Action at last over child support shambles: A monitoring committee of welfare groups plans to alert MPs to the failings of the new maintenance system. Sue Fieldman reports

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A monitoring group of more than 20 children's charities and pressure groups will brief MPs on the flaws in the new system for child maintenance and the urgent need for reform now that the Government has launched a review.

The MPs will report on their findings before Christmas.

Judy Foy, a spokeswoman for the Law Society and a member of the monitoring group, said: 'We will be trying to educate the MPs as to why the system is falling apart.'

The Child Support Agency has been running since April. It was set up to to take responsibility from the courts for setting, reviewing and enforcing child maintenance. It uses a set formula to fix the amount of maintenance.

It has already attracted a barrage of criticism for its poor administration and inflexibility.

The monitoring group has a lengthy list of reforms. Emma Knights, a spokeswoman for the Child Poverty Action Group, said: 'There are a huge number of things wrong. At present the formula takes no account of travelling costs to have access to the children - this should be changed.

'There will also have to be something done about debts. They are currently ignored in the formula. If you cannot pay a loan secured on your home because you are paying maintenance and you are repossessed, what happens then?'

One of the most contentious issues in the formula is the element of support for the carer parent - in other words financial provision for the wife. It is currently pounds 44 a week.

A wife using the excuse of child support can in effect get increased maintenance for herself. Miss Knights said: 'One of the things we will be proposing is that this must be amended.'

The monitoring group will insist that the CSA takes account of property and other financial settlements that have already been made amicably by the parties.

Gary Craig, a spokesman for the Children's Society, said: 'Someone has to take very seriously the much broader arrangements made in good faith between the parties and now being overturned at will.'

There is a huge groundswell of opinion that the CSA formula is weighted against a father's second family. Miss Knights said: 'The act sets up a very complicated system of recycling money from one low income family to another. In many cases the end result is to leave two families close to income support level.'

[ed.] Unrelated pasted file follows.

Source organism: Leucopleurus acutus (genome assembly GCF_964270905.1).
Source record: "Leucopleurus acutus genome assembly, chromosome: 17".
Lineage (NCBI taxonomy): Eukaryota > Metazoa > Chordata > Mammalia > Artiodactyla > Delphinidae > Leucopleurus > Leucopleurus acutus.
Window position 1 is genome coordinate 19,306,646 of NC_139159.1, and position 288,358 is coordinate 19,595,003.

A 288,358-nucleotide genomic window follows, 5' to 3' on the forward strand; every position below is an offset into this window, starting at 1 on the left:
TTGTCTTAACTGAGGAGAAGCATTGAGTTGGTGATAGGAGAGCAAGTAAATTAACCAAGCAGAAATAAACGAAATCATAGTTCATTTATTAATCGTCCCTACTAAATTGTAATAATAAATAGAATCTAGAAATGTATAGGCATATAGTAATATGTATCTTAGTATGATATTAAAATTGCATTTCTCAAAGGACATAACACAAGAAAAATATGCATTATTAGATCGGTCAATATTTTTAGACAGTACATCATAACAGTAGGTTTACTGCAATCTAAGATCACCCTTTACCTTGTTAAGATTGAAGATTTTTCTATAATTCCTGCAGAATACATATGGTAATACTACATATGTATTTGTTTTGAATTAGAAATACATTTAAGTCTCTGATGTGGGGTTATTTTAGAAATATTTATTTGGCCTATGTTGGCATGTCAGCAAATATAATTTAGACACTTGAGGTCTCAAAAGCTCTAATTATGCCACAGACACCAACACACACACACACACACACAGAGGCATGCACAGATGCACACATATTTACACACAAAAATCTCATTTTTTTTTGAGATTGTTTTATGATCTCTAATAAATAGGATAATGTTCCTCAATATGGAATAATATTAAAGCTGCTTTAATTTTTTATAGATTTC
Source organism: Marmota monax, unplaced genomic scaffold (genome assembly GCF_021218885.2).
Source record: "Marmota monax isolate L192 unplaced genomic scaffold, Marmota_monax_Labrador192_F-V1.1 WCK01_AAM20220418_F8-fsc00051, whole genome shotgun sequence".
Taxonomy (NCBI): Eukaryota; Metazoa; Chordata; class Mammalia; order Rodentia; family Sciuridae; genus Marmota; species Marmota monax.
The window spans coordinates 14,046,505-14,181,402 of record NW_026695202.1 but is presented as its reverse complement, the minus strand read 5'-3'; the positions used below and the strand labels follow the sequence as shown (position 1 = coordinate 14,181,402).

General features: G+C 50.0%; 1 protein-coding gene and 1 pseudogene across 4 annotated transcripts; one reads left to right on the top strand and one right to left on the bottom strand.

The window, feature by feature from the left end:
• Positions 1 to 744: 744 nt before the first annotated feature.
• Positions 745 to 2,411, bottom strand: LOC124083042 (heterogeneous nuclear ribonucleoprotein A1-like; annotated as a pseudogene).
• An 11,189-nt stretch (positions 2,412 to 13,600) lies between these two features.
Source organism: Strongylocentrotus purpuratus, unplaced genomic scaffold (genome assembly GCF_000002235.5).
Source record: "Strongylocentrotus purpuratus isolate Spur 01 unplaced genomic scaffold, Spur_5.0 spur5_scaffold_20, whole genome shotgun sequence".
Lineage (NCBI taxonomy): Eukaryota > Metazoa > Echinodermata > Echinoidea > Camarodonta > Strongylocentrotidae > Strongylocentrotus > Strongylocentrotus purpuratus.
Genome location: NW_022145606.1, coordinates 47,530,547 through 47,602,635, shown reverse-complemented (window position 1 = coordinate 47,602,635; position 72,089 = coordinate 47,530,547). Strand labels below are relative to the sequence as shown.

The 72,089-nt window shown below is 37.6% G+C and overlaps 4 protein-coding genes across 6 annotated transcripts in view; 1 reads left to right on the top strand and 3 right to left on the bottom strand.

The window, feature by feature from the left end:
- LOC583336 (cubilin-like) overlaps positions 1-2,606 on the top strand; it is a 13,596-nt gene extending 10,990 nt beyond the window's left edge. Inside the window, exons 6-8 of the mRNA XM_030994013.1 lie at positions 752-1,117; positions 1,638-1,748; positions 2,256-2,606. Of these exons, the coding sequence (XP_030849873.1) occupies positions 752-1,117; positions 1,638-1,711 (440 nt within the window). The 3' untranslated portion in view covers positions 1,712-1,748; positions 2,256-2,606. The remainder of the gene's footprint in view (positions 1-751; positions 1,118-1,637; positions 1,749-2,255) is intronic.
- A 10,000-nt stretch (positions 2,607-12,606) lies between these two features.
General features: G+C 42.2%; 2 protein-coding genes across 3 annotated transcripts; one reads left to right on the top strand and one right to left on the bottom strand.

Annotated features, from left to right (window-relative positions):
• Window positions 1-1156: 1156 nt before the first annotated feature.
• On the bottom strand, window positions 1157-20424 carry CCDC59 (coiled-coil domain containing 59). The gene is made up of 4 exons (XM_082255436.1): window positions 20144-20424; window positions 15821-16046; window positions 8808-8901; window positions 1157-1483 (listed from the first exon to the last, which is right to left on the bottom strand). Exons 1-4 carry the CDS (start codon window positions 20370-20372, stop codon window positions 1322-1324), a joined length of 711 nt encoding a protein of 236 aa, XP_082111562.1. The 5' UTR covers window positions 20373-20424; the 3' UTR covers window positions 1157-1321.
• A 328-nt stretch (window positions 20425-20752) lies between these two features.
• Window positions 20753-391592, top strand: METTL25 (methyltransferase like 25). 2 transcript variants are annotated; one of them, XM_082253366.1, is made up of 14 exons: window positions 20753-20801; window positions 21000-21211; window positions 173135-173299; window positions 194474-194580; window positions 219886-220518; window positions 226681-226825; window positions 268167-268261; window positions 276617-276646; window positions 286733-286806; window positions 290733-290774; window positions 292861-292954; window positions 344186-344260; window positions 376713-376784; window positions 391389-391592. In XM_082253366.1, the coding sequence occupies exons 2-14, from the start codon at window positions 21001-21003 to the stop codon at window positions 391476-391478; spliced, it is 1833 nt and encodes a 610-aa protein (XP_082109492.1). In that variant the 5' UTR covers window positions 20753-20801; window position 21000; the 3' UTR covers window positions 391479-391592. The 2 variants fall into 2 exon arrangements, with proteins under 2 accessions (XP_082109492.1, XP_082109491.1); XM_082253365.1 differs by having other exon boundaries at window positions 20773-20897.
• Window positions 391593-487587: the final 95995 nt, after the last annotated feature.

Many second wives are aggrieved at the system. Their families are being hit by huge maintenance bills for children from their husband's first marriage.

The income of a second wife is ignored in calculating how much maintenance is to be paid to a child. It is, however, taken into consideration when working out the protected income of the second family. This split concept in the formula is causing immense confusion.

Claire Groves is a second wife. She and her husband Adrian, who live at Reading, Berkshire, have a two-year-old daughter.

This week Mrs Groves received a reply to her complaints about the CSA from Alistair Burt, the junior social security minister. Mrs Groves, who works part-time, was singularly unimpressed.

She said: 'The letter is a load of waffle. Mr Burt says that children need someone to look after them and for this reason the maintenance requirement for the child includes pounds 44 a week for the carer.

'So the first wife gets pounds 44 a week for being a mother, something that every other mother does for nothing. It is absolutely outrageous.

'The court, having taken all our income and outgoings into consideration, set maintenance at pounds 120 a month in August 1992. The CSA has put it up to pounds 308 a month.'

Mr and Mrs Groves have appealed against their assessment. This week they received the new figure from the CSA - pounds 297, a reduction of pounds 11 a month.

They intend to appeal again to the Child Support Appeal Tribunal.

Mrs Groves said: 'Mr Burt says in his letter that most absent parents after payment of maintenance will be left with 70 to 85 per cent of their net income. There is no way we are left with anything like that.

'To me the message from the CSA comes across loud and clear. If you have been decent, honest, hardworking, law-abiding and responsible and you are in work you will be penalised and reduced to paupers'.

If you have any proposals to reform the system write to The Independent, Money (CSA), 40 City Road, London EC1Y 2DB. Your comments will be passed on to the monitoring group for discussion at the meeting with MPs.

(Photograph omitted)

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